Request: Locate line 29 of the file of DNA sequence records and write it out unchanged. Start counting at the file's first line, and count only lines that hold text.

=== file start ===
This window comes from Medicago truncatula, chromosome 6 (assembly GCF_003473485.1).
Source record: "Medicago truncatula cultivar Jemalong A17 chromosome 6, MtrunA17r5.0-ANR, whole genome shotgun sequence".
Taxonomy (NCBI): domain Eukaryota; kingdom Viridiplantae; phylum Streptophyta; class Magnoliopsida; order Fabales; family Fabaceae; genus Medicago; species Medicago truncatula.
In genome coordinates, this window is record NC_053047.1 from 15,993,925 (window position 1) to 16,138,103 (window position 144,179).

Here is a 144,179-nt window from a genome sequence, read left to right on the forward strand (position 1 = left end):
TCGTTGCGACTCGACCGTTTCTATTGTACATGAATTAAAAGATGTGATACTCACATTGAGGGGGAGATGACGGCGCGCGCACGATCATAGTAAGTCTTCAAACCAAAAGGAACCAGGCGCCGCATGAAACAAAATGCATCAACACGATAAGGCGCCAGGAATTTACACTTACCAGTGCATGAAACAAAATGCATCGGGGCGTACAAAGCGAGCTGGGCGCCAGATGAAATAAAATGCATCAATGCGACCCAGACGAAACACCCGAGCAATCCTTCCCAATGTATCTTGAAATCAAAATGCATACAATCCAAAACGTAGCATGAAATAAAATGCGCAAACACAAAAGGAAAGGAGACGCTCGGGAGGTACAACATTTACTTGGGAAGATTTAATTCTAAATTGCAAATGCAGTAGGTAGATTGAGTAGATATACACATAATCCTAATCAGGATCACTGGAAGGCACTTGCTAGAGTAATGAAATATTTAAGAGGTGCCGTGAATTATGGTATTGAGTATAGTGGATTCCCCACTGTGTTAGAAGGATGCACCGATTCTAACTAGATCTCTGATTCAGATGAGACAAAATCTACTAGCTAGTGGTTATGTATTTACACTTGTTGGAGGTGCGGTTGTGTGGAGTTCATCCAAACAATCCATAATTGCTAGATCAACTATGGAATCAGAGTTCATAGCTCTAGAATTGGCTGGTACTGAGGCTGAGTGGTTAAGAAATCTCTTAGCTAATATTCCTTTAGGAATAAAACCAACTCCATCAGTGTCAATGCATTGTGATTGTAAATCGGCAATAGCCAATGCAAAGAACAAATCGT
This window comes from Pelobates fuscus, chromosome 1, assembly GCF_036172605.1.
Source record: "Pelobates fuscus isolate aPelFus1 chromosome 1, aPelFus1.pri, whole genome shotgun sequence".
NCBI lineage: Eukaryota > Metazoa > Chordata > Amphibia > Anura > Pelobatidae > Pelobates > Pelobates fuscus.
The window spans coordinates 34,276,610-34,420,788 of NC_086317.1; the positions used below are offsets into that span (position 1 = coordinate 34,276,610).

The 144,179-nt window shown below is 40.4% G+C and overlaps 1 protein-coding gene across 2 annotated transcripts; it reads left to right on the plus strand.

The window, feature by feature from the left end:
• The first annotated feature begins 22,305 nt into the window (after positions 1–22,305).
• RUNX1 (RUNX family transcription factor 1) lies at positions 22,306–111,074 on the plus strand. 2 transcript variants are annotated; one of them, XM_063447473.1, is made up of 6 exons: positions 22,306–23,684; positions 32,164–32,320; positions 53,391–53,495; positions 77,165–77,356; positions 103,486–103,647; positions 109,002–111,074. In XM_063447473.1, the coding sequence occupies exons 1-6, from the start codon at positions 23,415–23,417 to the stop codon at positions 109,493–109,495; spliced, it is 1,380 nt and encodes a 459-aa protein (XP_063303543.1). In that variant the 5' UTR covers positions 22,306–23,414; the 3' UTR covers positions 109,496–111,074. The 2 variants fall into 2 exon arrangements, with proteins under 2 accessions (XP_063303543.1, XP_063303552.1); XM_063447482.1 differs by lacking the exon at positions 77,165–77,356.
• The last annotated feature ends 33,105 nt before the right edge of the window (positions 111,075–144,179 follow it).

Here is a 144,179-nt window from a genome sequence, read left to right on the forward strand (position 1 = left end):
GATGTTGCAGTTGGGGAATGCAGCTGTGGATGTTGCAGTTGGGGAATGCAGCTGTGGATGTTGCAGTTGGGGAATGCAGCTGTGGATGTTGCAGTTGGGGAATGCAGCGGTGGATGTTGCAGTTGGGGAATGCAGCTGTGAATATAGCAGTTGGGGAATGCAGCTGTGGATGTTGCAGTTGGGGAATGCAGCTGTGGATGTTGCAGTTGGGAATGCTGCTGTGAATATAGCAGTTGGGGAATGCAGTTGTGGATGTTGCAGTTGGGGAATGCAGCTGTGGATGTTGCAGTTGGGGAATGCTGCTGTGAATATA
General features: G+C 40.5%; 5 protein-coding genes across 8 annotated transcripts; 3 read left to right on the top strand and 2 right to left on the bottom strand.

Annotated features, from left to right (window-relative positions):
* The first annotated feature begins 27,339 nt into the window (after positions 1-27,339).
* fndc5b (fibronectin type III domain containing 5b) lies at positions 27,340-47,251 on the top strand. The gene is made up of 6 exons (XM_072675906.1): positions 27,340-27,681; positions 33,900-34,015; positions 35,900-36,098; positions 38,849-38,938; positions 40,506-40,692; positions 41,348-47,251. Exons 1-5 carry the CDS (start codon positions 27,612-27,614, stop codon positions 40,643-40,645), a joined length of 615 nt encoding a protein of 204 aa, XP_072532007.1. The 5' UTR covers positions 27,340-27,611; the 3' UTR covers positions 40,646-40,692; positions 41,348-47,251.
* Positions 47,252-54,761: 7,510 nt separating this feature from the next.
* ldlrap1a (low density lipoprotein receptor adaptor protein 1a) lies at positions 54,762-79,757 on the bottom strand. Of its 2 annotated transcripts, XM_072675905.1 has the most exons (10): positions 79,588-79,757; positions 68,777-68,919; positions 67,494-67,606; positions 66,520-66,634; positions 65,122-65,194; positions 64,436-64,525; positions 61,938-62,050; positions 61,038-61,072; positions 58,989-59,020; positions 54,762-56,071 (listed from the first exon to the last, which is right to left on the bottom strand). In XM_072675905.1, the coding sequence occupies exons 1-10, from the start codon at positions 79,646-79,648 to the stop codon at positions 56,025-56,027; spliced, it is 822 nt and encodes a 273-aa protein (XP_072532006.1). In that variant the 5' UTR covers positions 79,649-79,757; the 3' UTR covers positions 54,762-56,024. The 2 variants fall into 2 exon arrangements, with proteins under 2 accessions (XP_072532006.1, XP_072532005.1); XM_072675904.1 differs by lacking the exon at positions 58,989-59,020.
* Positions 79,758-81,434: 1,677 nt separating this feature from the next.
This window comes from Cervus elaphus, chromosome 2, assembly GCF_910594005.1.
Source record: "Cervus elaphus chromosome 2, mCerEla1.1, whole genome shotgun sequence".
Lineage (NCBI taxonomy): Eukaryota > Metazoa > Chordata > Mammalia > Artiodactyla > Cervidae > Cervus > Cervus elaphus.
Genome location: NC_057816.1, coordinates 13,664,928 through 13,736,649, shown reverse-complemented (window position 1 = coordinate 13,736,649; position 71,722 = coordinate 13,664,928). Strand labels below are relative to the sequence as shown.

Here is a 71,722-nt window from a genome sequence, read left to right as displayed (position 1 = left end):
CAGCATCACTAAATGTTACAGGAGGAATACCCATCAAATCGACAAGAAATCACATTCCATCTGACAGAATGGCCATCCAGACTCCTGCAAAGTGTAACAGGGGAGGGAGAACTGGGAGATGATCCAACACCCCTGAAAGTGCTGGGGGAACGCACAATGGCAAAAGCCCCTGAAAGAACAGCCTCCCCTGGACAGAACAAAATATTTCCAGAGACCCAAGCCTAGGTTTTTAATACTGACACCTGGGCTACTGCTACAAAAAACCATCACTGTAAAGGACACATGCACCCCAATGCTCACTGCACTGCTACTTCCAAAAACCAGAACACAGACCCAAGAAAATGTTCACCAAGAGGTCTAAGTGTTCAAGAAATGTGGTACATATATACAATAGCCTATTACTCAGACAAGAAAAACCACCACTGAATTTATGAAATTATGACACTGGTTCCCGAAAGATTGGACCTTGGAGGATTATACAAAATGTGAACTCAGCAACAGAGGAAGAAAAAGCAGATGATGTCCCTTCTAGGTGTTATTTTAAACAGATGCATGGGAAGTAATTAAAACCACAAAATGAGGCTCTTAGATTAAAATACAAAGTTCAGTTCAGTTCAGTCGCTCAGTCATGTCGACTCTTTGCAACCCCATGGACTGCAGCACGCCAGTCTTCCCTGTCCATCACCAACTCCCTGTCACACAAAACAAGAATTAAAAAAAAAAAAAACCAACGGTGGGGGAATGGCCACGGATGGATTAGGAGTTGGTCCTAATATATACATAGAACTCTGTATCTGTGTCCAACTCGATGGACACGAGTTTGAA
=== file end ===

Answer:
Here is a 71,722-nt window from a genome sequence, read left to right as displayed (position 1 = left end):